I’ve never actually had a 90-year-old sugar-daddy boyfriend, but if I did, I would tell him that he looks handsome with his elegant red border, classic font and thinning-but-still-there paper stock. I would also do whatever I could to keep him healthy.

So when I found out TIME turns 90 this week, I called some experts for advice on keeping the magazine relevant, interesting and solvent enough to overpay columnists. It is, I learned, about 100 times easier to get an incredibly famous 90-year-old on the phone than an unemployed 25-year-old.

Norman Lear, the 90-year-old creator of TV shows like All in the Family, told me TIME should keep doing what it’s always done but to be aware that as soon as you turn 90, people treat you differently even if you act the same. “Suddenly I walk into a room, they’re ready to applaud. I’m told how great I look…

View original post 702 more words


The Healthcare Marketer

Screen Shot 2013-02-27 at 12.42.49 PM

That’s right. This week I am attending the New England Executive Women in Healthcare Conference. I love it! They contacted me several months ago and asked if I would speak on the importance of professionals managing their online reputation. So tomorrow I will be leading two breakout sessions where I will share my thoughts on effective ways to build and manage an online reputation. This is all about the personal brand and how it is complicated (and accentuated) by the digital world.

The conference is produced by the Massachusetts Hospital Association and is being held in Portsmouth, New Hampshire. It will be a very quick trip for me, but I look forward to visiting Portsmouth. It’s a great town.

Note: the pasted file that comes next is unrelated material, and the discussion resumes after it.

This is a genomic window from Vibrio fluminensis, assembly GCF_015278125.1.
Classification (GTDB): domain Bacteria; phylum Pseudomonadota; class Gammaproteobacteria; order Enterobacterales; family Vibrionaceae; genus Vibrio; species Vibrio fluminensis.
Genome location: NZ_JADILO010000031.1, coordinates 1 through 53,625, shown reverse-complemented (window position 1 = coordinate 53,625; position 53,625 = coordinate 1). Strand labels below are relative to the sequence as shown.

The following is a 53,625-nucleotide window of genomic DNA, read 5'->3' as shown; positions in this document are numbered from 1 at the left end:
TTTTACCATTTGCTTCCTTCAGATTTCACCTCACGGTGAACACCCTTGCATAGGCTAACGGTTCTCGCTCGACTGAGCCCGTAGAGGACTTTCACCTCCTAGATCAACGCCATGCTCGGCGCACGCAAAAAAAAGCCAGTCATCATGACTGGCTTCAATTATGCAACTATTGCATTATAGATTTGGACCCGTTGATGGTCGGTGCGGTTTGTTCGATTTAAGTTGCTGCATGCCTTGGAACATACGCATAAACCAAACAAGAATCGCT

Tomorrow I plan to post my presentation on my SlideShare account and I will also embed it in a blog post, for easy access.

View original post

mHealth Insight

This video from Complete Digital, a digital strategy and communications firm that works with the Pharma industry, invites viewers to “Discover how an HCP of today uses digital tools to stay in touch with patients, friends and colleagues – all in order to be able to maximise face-to-face time with patients

It amazes me that so many people think that the healthcare industry is different and relates to these as “Digital Tools” rather than just Mobile. Perhaps they feel that because it’s so important healthcare needs it’s own language but it’s clear to me that “Digital” isn’t a good word (most Doctors were trained to understand the term Digital as it relates to an examination using a finger) and “Mobile” is more suited because 99% of the “Digital tools” involved in this video are centred around a device that the clinician would have typically chosen…

View original post 189 more words

mHealth Insight

Lord Ara Darzi 3 ways the NHS needs to change the way it delivers services

The first is workforce innovation. Chronic conditions require a different skill and workforce mix, orbiting around primary care. This means fewer specialists in hospitals, but more nurses, allied health professionals and para-professionals (for example, fitness and nutritional experts) working in the community.

Interestingly, workforce innovation is most advanced in countries such as India or Brazil, where the key challenge is a shortage of skilled professionals. We have much to learn from their experience.

The second type of innovation is self-care. In industries such as air travel and banking, consumers now assume many tasks that were previously the responsibility of providers. Similar opportunities to shift the boundary between provider and patient abound in healthcare, mediated by technology and enabled by patient up-skilling.

Not only could self-care offer the potential of more cost-effective services, there is also evidence that it improves outcomes for those suffering from asthma, chronic obstructive…

View original post 205 more words